Did you know that human beings are genetically wired for empathy? Our brains have something called mirror neurons that allow us to virtually feel what someone else is feeling. If you see your friend bump her head, then you are likely to react almost as if it had happened to you.
If people are naturally empathetic, then why aren’t most organizations, which are just collections of people, super empathetic towards their customers?
It turns out that organizations inhibit natural empathy in many ways. Here are five of those empathy inhibitors:
Inhibitor 1: Individual Context. People view the world through their own perspectives, so your natural empathy may not match the reaction of a customer who is quite different than you. For instance, a wealthy middle-aged marketing executive in New York City has a very different lens on the world than does an 18-year old from a poor, rural community. Also, employees know a lot more about their company’s products, processes, terminology, and organizational structure. So experiences that make sense to employees can often seem very complicated to customers.
Inhibitor 2: Human Bias. Companies often design experiences as if their customers were perfectly rational robots, but human beings aren’t like that. While people sometimes use rational thinking, which relies on logic and reason to make decisions, we more frequently use intuitive thinking, which relies on mental shortcuts and cognitive bias to make decisions. Rather than supporting customers’ unconscious decision rules like preferring to maintain the status quo, companies create experiences that slow down customers’ progress, or even derail them completely.
Inhibitor 3: Group Think. It turns out that people who are in close quarters, like a work team, tend to conform to a consistent point of view. Since companies often use different metrics for different groups, employees are encouraged to develop a very myopic view of their team’s responsibilities. As a result, the needs of employees’ teams take up so much head space that they drown out any thoughts about the needs of customers.
Inhibitor 4: Corporate Culture. Employees tend to conform to their surroundings. When leaders set expectations for a certain type of behavior, employees will try to meet those expectations – even if doing so hurts customers. When the Wells Fargo CEO set an unsustainable goal for the number of products sold to customers, employees across the organization tried to make it happen – even if it they knew it may not be good for customers.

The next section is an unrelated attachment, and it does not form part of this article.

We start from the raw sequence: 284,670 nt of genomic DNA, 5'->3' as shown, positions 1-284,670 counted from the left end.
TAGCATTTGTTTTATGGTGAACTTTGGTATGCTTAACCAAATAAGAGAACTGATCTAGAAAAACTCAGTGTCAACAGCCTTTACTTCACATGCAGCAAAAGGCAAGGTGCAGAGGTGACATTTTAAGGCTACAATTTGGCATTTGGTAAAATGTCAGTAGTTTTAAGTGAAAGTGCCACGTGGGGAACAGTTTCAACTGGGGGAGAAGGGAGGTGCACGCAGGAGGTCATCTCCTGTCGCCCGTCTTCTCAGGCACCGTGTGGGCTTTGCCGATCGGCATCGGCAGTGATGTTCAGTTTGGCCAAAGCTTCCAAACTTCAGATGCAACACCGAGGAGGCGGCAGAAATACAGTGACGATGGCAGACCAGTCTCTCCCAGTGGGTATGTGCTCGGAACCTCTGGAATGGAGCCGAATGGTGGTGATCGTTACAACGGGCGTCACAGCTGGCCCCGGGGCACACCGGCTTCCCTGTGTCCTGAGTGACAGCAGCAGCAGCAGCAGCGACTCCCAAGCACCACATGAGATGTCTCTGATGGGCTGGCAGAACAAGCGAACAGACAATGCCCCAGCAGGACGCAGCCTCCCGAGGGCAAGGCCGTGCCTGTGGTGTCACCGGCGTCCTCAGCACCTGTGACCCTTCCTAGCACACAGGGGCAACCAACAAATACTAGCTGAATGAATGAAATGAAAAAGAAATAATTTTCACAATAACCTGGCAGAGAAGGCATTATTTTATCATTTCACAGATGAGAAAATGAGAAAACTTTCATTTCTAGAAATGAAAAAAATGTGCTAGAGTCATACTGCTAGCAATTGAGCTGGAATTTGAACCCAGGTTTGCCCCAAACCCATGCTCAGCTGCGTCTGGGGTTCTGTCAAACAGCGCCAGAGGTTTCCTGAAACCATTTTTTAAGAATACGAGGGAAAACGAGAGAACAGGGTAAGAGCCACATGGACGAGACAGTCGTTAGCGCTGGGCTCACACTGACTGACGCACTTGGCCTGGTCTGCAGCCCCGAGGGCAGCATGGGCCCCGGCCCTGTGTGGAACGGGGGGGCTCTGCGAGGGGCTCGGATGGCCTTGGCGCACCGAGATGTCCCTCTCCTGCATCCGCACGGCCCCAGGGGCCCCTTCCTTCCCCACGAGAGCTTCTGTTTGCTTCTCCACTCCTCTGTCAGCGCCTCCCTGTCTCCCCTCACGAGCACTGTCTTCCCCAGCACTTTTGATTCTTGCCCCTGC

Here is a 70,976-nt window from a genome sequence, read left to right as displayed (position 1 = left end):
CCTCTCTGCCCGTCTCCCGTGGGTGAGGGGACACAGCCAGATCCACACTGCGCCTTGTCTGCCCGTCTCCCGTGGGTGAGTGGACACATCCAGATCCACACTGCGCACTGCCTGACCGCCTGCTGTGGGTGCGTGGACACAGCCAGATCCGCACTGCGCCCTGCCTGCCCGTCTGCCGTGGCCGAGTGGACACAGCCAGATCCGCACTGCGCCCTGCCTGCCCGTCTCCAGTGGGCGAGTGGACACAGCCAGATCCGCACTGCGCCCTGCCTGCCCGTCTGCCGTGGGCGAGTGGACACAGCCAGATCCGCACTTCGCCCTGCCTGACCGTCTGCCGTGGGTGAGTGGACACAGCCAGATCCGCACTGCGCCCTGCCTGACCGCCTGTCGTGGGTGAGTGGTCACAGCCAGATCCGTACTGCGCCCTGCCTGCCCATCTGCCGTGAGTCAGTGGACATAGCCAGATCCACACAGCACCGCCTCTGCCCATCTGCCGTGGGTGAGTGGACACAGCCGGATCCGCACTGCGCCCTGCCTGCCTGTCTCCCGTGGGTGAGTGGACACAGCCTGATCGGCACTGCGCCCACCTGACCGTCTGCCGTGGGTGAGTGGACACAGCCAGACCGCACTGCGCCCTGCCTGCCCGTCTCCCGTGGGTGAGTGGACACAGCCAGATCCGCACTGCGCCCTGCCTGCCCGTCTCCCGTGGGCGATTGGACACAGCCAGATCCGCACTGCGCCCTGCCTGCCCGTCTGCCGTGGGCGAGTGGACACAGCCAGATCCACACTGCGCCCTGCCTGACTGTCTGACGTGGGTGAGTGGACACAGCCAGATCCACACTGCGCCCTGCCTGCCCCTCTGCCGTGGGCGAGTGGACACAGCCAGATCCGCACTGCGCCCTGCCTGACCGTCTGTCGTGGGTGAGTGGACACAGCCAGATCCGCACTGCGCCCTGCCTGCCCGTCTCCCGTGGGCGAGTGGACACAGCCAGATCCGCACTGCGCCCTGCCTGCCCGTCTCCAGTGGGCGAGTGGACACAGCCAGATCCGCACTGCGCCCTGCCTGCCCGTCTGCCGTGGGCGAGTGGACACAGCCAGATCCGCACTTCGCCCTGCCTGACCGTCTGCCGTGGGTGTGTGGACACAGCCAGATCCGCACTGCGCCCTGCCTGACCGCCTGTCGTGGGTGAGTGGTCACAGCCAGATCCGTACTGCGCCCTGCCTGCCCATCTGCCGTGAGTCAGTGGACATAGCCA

Inhibitor 5: Emotional Illiteracy. Leaders in companies rarely discuss customer emotions. It’s not their fault; most people are uncomfortable discussing emotions in any setting. Within companies, emotions are often viewed as being too “soft” or “squishy” to focus on. This lack of dialogue about emotion keeps organizations from fully understanding and addressing the needs, wants, and desires of their customers.
While these inhibitors can drain the customer empathy out of an organization, they don’t need to. Now that you know what they are you can look for them and suppress their impact.
The bottom line: You need to actively unleash employees’ natural empathy.
Three supermarkets—AmazonFresh, Publix, and H-E-B—are on the top in the U.S. Temkin Emotion Ratings, while three TV/Internet service providers—Comcast, Time Warner, and Cox Communications—are on the bottom.
Domino’s, Costa Coffee, and M&S Food are on the top in the UK Temkin Emotion Ratings, while Audi, BMW, and Flybe are on the bottom.
Supermarkets and fast food earn the highest industry averages in the Temkin Emotion Ratings in both the U.S. and UK. TV/Internet service provides and health plans are the lowest in the U.S., while airlines and rental cars are the lowest in the UK.